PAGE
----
I have plans to go there.

The Viking Festival is in the winter• I’ve been all over the world and York is about the finest city I’ve been in, I just love it.

You’ve been around the world, eh? What’s your touring history like?

We’ve just come back from the No Mercy tour in Europe, and that was an interesting twelve-day package with bands like Marduk, Vader, Mortician.

Sounds like an international metalfest!

Yeah, there were bands from Finland, the USA, Germany, Sweden, all kinds of places. That was really cool because it was the first tour that we’d done in four years. The last tour we did before that was ‘97 with Emperor. Then we had all kinds of line-up problems in the years following that, so we weren’t able to get out there on tour. So this was kind of our reintroduction to the live environment, which was excellent. There’s actually talk at the moment, we’ve just confirmed our availability, for the tour of the USA starting in July, I think it’s called the Summertime Slaughter Tour.

How appropriate•

Yeah! Should be interesting, Vader’s on the bill, Skinless, I think Decapitated. That’s be about four weeks in July.

What do you think if Bal-Sagoth were to tour with some of the European symphonic bands like Rhapsody?

That would be quite interesting. We do, actually, have quite a few fans who aren’t really Black Metal fans, but they like us because of our very symphonic sounds and they cite all those other bands like Rhapsody as their other interests.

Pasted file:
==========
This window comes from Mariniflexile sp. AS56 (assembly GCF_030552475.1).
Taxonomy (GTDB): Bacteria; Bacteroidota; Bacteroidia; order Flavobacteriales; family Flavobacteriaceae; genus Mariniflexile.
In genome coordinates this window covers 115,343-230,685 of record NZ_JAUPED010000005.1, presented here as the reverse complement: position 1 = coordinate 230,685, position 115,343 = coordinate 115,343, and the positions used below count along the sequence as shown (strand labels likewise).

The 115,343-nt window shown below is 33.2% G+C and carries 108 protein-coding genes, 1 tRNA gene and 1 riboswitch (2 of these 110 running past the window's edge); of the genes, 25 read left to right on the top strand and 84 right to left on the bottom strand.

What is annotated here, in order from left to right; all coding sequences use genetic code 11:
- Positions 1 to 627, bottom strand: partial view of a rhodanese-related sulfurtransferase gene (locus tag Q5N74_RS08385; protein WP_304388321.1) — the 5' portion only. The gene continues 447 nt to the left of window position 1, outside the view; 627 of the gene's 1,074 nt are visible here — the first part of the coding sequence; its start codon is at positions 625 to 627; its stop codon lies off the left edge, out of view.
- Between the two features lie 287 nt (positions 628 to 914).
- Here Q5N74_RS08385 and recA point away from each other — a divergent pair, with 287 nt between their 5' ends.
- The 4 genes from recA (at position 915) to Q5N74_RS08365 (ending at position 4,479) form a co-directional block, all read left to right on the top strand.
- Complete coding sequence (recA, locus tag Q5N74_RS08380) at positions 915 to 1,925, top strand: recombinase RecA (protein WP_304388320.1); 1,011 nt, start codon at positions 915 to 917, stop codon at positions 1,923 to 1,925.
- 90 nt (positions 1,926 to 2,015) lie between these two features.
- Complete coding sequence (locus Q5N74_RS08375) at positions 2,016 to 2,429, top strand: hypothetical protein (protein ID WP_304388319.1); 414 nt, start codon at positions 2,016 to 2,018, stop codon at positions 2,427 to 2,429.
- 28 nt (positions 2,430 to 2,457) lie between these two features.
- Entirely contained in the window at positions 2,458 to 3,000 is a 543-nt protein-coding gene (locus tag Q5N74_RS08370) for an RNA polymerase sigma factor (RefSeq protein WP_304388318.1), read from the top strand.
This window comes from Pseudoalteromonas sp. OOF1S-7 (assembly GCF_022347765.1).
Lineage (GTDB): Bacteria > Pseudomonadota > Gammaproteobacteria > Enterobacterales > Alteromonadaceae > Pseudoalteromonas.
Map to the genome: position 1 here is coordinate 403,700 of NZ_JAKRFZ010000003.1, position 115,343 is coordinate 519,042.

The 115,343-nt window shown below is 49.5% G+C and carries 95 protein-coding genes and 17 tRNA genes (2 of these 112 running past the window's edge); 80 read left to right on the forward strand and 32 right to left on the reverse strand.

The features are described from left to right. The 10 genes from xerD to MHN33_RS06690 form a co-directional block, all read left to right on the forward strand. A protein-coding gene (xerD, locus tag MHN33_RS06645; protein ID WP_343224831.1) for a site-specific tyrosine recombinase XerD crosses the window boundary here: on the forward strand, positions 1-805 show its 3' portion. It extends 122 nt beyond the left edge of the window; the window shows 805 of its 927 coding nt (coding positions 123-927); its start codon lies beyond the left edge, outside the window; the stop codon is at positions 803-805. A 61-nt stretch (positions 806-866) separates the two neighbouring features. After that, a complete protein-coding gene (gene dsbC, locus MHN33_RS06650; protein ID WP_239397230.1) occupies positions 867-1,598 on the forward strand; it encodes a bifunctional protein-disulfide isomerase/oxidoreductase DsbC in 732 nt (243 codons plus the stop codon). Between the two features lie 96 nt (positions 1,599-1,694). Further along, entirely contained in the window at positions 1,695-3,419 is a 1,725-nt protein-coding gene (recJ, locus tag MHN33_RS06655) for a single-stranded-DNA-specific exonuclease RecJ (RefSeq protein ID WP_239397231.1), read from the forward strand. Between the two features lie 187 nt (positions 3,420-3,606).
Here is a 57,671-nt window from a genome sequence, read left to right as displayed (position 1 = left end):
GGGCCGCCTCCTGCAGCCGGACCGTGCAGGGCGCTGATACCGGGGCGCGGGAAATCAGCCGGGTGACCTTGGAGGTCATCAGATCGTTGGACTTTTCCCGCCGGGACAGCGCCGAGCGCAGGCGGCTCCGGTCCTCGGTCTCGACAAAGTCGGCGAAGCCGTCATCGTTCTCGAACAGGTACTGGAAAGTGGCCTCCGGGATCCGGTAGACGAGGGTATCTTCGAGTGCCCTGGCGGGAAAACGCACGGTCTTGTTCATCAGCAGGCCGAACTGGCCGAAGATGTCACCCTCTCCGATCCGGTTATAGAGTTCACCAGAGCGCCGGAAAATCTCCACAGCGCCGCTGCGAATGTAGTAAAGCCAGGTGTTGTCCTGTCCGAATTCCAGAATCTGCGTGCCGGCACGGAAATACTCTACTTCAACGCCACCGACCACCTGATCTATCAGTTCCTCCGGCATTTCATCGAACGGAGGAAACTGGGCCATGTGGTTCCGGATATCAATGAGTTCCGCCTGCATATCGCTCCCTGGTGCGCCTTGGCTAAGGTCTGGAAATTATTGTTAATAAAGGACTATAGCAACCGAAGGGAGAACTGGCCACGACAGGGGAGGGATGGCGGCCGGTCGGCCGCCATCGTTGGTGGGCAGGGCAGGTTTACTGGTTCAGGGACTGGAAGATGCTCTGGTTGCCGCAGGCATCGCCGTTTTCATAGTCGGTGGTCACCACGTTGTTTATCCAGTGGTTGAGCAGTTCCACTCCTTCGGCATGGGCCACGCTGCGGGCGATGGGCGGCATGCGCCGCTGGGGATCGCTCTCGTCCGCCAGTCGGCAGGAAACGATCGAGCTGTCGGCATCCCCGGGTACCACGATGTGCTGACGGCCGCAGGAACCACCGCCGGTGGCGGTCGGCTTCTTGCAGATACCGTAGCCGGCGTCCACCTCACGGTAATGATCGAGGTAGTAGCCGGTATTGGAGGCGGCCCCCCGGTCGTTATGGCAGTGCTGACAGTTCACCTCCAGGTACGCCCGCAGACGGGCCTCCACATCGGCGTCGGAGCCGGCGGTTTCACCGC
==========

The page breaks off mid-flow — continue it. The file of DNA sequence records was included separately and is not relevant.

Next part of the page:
I say your mix is fantastic, especially the symphonic sounds, that raise the music to another level, injecting real battle visions in my head!

Our stuff does conjure up all those images, it’s very cinematical, our material. That’s why if anybody ever approached us to do a soundtrack for a film or a video game•

I could see you doing a video game. Have you seen anything to do with the upcoming Lord of the Rings films?

I’ve seen the trailers and previews. Christopher Lee [as Saruman] is a great bit of casting. The whole band’s really into video games, and we’ve got some of the guys who programmed Unreal Tournament and Diablo II that are really big fans of the band and are kind of really into [it]. One of the guys said to me that one day, he’ll set up his own software house and one of his projects will be to program a game based on the Bal-Sagoth universe!

I could see an enhanced CD in your future with the game.

That’s one of the main things I’m aiming for in the next several years. Making the jump from audio CDs into the world of interactive work.

Let’s talk about lineup issues, how stable has the band been?

Over the years it’s been very unstable, actually. There’s a core of three people; which is myself, who does all the concepts, there’s Johnny [Maudling] who does about 95% of the music, and his brother Chris, who also helps with the music. Those three are the only ones who’ve been in it from the beginning. We’ve lost drummers and keyboard players and bassists, session members, along the way.

How many ideal people make up Bal-Sagoth, the band?